• Must have extraordinary credentials that evidence sustained national or international acclaim (unless the position is in the arts, which carries a lower threshold requirement).
  • Usually evidenced by publications; proof of reviewing others’ work (peer review journal editing); receipt of awards; working for distinguished organizations; and original contributions.
  • Duration: 3 years initially and renewable in 1-year increments.

Immigrant visa options

EB-2 Special Recruitment

Key Points
  • Specifically tailored to the needs of colleges and universities. This immigrant visa is the perfect process when formal recruitment was conducted.
  • Very cost effective.
Requirements
  • Application memorializes recruitment already conducted and can be filed as long as recruitment was conducted within 18 months of the foreign national’s selection for the position.
  • The position need only include some classroom teaching.
  • Need to prove that the university/college followed its normal selection protocol.

EB2/EB3 Regular PERM

Key Points
  • The most widely used means of obtaining permanent residency.
  • EB-2 visa is for positions that require advanced degrees (researchers).
  • EB-3 visa is for positions that require at least two years of experiences or a BA/BS (support / technical staff).
  • Hard to use existing recruitment and usually requires a new test of the labor market.
Requirements
  • This requires an affirmative test of the labor market in prescribed locations.
  • Must determine that there are no minimally qualified and available U.S. workers.

EB-1 Foreign National of Extraordinary Ability

Key Points
  • This immigrant visa does not require PERM.
  • Foreign nationals can self-sponsor.
  • This category is rarely subject to backlogs, offering a faster path to permanent residency.
  • Similar standard to O-1 classification – but stricter.
Requirements The petition must demonstrate:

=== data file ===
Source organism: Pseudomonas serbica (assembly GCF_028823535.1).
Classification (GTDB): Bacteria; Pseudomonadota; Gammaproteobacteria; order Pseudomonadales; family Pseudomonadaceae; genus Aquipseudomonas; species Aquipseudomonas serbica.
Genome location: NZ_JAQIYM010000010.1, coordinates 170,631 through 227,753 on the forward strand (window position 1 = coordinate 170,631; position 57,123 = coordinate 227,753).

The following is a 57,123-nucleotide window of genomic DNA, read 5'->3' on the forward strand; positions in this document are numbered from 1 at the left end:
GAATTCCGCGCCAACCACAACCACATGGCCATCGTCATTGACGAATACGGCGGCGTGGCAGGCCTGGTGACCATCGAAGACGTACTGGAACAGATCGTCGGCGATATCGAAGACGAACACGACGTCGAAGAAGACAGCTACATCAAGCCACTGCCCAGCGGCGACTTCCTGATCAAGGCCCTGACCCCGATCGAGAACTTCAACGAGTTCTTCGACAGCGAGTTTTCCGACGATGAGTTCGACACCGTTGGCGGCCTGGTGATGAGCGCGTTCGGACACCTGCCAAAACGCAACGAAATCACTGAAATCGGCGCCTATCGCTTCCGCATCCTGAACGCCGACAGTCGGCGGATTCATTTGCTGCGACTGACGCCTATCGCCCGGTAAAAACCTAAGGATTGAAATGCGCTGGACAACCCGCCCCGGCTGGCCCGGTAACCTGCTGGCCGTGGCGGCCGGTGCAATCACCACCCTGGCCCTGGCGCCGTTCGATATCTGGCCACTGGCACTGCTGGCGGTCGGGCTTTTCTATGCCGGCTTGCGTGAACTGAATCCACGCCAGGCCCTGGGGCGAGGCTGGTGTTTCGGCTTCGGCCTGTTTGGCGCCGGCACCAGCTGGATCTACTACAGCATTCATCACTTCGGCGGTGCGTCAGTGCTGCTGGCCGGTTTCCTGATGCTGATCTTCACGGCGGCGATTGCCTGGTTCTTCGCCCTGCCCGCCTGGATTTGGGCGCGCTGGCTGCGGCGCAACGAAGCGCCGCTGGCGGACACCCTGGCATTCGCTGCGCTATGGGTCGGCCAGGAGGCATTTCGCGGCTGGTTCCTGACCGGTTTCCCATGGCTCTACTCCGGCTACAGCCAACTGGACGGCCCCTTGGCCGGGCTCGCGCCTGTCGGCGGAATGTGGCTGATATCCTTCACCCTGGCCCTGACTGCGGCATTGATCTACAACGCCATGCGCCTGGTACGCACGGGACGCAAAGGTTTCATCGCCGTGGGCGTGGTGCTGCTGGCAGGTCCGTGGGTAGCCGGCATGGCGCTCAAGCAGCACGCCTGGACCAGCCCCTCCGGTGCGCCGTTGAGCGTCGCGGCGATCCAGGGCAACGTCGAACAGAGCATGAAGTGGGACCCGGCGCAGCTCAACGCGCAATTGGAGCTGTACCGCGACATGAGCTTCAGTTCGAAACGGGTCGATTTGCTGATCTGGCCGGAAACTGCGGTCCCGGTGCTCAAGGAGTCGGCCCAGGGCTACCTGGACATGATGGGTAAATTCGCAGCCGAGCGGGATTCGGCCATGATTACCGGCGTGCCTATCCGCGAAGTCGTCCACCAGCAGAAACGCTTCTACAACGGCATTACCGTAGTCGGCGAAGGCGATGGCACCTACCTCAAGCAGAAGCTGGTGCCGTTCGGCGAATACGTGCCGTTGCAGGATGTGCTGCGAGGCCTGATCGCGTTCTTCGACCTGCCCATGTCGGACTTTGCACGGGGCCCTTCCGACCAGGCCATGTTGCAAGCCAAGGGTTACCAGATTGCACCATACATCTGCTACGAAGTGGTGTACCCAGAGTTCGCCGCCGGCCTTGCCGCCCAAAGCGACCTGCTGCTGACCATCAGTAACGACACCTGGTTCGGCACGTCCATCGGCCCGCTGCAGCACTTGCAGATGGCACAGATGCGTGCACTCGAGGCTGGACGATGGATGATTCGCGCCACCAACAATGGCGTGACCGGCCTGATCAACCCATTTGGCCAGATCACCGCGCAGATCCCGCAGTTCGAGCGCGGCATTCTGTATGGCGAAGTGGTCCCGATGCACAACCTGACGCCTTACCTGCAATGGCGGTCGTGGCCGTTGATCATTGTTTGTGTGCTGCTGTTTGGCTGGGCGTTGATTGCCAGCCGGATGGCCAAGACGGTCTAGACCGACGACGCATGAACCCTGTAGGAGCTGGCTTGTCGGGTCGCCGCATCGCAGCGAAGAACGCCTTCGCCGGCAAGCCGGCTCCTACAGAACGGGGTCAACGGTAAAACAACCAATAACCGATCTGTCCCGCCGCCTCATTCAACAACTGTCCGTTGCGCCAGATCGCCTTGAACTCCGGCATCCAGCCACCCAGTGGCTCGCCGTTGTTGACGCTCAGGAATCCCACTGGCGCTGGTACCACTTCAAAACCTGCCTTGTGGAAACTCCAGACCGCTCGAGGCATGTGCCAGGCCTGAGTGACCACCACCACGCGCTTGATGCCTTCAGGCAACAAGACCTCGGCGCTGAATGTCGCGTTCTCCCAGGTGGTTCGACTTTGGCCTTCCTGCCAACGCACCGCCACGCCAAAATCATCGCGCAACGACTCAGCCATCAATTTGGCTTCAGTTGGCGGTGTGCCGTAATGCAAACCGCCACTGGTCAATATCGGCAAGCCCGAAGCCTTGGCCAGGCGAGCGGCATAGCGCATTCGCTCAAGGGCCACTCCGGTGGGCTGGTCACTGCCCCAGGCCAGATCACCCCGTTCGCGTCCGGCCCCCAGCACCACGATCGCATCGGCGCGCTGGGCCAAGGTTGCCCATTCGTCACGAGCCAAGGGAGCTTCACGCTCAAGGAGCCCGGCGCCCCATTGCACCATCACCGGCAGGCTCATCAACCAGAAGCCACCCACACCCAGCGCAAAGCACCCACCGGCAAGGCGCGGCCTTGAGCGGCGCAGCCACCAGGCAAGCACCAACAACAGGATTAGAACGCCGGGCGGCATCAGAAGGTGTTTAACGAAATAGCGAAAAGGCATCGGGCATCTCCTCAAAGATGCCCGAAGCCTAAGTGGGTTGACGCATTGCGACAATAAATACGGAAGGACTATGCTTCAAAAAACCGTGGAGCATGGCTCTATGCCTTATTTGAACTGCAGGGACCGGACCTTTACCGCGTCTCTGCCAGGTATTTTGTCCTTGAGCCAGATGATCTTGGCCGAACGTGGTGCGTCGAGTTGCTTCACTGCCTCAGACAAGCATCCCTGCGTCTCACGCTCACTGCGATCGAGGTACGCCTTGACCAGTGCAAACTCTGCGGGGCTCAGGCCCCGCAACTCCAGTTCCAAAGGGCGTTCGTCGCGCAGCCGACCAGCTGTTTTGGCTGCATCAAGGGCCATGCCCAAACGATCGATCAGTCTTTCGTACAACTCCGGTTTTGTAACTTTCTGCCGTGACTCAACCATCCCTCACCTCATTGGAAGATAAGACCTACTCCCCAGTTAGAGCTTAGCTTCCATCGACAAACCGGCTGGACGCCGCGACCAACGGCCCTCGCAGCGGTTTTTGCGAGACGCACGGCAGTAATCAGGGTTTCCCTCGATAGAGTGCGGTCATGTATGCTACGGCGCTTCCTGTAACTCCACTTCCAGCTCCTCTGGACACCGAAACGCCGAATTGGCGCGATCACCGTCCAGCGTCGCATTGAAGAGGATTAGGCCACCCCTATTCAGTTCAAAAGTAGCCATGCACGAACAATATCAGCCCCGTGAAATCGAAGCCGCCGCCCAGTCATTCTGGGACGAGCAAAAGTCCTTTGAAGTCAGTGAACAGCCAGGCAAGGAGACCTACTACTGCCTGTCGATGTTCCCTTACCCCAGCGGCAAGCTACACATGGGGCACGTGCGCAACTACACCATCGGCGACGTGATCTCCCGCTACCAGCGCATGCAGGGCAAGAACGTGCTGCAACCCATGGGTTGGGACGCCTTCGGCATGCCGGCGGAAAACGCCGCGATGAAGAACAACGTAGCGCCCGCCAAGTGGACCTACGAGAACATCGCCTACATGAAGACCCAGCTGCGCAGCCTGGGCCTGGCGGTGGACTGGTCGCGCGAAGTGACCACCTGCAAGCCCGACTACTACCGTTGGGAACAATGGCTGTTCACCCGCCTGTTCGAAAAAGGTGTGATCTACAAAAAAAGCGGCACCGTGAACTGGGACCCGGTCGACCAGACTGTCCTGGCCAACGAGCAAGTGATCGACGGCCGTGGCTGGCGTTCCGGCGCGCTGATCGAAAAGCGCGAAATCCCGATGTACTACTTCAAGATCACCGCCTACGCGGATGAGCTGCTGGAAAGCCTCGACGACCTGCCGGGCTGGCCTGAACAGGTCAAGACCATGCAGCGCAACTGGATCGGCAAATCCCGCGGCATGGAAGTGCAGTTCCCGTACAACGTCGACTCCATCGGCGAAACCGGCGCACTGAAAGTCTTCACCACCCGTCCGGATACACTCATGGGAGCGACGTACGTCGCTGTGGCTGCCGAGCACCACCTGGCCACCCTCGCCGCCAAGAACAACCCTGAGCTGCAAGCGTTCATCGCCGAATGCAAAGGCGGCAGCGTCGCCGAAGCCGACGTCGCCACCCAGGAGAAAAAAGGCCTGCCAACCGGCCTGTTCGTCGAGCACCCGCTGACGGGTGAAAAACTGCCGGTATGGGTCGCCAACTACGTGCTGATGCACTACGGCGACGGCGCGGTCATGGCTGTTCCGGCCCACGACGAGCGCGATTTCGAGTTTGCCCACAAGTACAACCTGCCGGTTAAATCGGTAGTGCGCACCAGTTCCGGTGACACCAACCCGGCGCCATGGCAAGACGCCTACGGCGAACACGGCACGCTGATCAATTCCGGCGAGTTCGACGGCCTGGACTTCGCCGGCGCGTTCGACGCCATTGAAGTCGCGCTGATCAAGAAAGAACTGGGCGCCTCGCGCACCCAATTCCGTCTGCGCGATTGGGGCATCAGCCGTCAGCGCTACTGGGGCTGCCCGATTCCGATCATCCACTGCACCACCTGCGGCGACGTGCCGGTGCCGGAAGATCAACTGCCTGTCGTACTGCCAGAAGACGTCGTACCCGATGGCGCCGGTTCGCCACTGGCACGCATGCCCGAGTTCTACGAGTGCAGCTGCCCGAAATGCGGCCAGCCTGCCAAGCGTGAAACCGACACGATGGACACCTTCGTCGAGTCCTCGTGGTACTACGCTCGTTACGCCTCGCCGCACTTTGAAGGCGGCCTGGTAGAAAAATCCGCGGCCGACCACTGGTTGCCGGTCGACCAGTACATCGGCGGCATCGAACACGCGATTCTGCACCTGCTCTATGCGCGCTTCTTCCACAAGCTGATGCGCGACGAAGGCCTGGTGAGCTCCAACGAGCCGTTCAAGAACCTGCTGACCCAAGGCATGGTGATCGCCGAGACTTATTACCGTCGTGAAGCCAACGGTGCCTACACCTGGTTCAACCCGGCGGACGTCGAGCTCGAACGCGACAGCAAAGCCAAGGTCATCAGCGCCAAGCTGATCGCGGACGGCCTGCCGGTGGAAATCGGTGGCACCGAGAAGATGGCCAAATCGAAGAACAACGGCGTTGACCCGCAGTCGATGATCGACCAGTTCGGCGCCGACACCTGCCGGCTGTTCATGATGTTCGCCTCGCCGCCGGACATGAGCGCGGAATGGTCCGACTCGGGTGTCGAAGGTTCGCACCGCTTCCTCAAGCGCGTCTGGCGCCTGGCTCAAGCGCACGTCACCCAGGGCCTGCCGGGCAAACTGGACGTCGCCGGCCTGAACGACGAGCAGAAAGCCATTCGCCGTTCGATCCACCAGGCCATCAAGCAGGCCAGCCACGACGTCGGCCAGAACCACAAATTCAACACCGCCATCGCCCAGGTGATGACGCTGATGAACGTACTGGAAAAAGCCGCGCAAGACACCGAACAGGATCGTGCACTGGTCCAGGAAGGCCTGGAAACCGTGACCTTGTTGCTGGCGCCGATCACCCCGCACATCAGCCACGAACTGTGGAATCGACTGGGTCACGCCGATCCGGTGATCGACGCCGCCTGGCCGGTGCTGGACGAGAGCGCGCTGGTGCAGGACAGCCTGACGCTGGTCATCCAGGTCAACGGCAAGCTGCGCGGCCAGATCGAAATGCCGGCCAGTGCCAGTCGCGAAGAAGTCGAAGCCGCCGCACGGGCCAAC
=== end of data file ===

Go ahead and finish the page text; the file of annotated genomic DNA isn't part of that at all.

• sustained national or international acclaim through extensive documentation;
  • proof that foreign national will continue to work in the field of endeavor; and
  • that the foreign national will bring substantial benefit to the United States.

EB-1 Outstanding Researcher / Professor

Key Points
  • Does not require PERM.
  • Foreign National cannot self-sponsor.
  • This category is rarely subject to backlogs, offering a faster path to permanent residency.
  • Lower standard than EB-1 Extraordinary Ability.
  • Rarely used by Post-Doctoral students.
Requirements
  • Must show sustained national or international acclaim through extensive documentation.
  • Must prove that foreign national has 3 years of professional experience prior to filing.

EB-2 National Interest Waiver

Key Points
  • This category does not require PERM.
  • Foreign nationals can self-sponsor.
  • Lower standard than EB-1 Extraordinary Ability / EB-1 Outstanding Researcher.
  • Can be used for Post-Doctoral applications, so the NIW is ideal for researchers.
Requirements
  • Work is in an area considered to be of intrinsic merit.
  • The work must be deemed to be national in scope.
  • The foreign national’s employment serves the national interest substantially more than would a similarly skilled U.S. worker (demonstrated through publications and record of contributions to field).